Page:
October 23, 2007 11:05 AM - John Wiley & Sons, Inc.
Hydrogen fuel cells will power the automobiles of the future; however, they have so far suffered from being insufficiently competitive. At the University of Houston, Texas, USA, a team led by Peter Strasser has now developed a new class of electrocatalyst that could help to improve the capacity of fuel cells. The active phase of the catalyst consists of nanoparticles with a platinum-rich shell and a core made of an alloy of copper, cobalt, and platinum. This catalyst demonstrates the highest activity yet observed for the reduction of oxygen.
Researchers caution against genetic ancestry testing
October 22, 2007 11:33 AM - Yasmin Anwar, UC berkeley
BERKELEY – For many Americans, the potential to track one's DNA to a specific country, region or tribe with a take-home kit is highly alluring. But while the popularity of genetic ancestry testing is rising - particularly among African Americans - the technology is flawed and could spawn unwelcome societal consequences, according to researchers from several institutions nationwide, including the University of California, Berkeley. "Because race has such profound social, political and economic consequences, we should be wary of allowing the concept to be redefined in a way that obscures its historical roots and disconnects from its cultural and socioeconomic context," says the article to be published today (Thursday, Oct. 18) in the journal Science. The article recommends that the American Society of Human Genetics and other genetic and anthropological associations develop policy statements that make clear the limitations and potential dangers of genetic ancestry testing.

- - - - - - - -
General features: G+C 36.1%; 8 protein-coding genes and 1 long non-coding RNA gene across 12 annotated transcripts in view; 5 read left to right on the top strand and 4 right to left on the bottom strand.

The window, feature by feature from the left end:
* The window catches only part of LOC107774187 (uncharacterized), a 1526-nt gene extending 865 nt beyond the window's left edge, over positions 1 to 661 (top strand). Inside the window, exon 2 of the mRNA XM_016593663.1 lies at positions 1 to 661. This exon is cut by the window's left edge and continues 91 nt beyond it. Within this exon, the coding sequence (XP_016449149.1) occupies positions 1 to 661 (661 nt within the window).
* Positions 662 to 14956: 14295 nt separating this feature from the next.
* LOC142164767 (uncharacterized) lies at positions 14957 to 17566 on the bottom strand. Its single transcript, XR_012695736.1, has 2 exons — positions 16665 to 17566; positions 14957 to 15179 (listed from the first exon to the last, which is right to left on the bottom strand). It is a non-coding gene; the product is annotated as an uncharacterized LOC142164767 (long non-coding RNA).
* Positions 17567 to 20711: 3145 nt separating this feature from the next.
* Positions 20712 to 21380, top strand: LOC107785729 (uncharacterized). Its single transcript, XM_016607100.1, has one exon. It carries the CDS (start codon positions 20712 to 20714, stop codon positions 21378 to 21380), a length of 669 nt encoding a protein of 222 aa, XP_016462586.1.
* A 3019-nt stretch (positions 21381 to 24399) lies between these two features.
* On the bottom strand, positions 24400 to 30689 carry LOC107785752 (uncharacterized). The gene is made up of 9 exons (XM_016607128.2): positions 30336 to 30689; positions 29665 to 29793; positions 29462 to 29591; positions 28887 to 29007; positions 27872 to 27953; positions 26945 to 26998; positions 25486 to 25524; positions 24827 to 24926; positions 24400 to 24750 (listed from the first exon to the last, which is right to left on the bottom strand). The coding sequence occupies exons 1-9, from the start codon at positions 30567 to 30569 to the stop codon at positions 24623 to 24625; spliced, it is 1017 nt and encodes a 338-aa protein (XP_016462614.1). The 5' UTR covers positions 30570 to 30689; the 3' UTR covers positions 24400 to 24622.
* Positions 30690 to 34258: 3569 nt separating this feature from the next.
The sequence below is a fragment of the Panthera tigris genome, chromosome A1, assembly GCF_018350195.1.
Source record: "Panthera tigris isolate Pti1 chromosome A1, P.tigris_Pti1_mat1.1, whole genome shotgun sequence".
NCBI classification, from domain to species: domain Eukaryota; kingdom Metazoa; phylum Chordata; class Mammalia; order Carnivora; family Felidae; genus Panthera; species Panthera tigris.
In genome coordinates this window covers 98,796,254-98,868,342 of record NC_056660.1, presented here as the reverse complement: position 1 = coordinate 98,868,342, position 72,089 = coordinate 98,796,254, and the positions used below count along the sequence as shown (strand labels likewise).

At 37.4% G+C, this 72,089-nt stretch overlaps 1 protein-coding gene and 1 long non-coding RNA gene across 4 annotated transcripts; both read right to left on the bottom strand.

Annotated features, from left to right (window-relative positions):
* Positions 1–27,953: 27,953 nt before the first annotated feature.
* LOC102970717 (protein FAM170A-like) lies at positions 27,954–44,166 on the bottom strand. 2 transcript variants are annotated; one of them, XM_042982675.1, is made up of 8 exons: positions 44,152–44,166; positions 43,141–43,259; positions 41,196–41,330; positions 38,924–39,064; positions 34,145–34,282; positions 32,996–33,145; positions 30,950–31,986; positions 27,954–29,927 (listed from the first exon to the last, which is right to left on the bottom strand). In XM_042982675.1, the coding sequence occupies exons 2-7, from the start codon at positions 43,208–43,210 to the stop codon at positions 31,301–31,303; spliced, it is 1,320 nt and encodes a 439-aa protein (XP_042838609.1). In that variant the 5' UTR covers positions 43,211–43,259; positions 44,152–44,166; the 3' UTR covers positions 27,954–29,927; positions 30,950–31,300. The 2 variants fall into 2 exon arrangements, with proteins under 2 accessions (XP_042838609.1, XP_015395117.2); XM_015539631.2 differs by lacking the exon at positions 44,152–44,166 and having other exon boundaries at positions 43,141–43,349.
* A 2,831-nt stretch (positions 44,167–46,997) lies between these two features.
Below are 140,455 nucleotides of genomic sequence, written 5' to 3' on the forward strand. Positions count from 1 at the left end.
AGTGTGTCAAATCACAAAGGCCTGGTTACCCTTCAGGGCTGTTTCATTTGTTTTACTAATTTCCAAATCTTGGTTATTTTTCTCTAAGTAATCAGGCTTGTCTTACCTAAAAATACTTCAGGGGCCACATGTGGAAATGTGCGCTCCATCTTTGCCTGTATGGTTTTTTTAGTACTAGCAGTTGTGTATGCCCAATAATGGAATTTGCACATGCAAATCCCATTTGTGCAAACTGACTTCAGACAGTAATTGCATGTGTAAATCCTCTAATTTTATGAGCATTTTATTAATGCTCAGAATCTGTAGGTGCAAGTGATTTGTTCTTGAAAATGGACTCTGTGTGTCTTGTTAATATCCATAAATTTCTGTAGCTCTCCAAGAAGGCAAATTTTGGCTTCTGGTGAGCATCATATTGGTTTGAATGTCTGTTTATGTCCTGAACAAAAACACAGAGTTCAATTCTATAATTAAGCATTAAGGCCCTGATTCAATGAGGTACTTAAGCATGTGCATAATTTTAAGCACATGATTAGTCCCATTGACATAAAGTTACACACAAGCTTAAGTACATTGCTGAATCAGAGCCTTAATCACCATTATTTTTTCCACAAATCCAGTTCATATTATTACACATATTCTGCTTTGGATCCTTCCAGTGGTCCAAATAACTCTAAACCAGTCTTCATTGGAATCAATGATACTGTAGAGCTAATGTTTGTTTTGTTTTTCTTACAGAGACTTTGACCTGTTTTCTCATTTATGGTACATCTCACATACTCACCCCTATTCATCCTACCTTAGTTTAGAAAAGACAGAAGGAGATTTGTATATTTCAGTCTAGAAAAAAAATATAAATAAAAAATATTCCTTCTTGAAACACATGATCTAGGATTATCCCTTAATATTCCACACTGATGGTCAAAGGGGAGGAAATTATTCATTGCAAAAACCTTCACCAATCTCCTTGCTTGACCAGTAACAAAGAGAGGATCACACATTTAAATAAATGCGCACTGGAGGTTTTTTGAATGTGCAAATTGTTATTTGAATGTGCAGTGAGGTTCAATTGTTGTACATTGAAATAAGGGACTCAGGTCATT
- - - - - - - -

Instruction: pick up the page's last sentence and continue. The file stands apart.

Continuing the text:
Bee Expert: Insecticides, Climate, Malnutrition, Paracites And Microbes Collapsing Bee Colonies
October 22, 2007 11:15 AM - Paul Schaefer, ENN
Davis, California - Noted University of California, Davis honey bee specialist Eric Mussen fingered a line-up of prime suspects in the case of Disappearing Bees. Mussen identified malnutrition, parasitic mites, infectious microbes and insecticide contamination as among the possible culprits. It's a complex issue, he said, but one thing is certain: "It seems unlikely that we will find a specific, new and different reason for why bees are dying."
"One third of our U.S. diet depends on honey bees," Mussen said. "If bees produce fruits and vegetables somewhere else, do we (Americans) want to be as dependent on food as we are on oil?"
Kansas Vetos Coal Power: Health Risks Cited
October 22, 2007 10:57 AM - Bernie Woodall, Reuters
LOS ANGELES (Reuters) - Opponents of coal-fired power plants say they were given a new weapon last week when Kansas became the first state to reject a coal-fired power plant solely on the basis of the health risks created by carbon dioxide emissions.
A dozen states have rejected plans for new coal-fired power, at least in part because of concerns over carbon dioxide (CO2) emissions. However, Kansas does not regulate carbon emissions and is believed to be the first state to tie CO2 to health risks and use that as the only stated reason for denying a required air permit, said Bruce Nilles, head of the Sierra Club's national effort to stop new coal plants and retire the dirtiest of existing ones.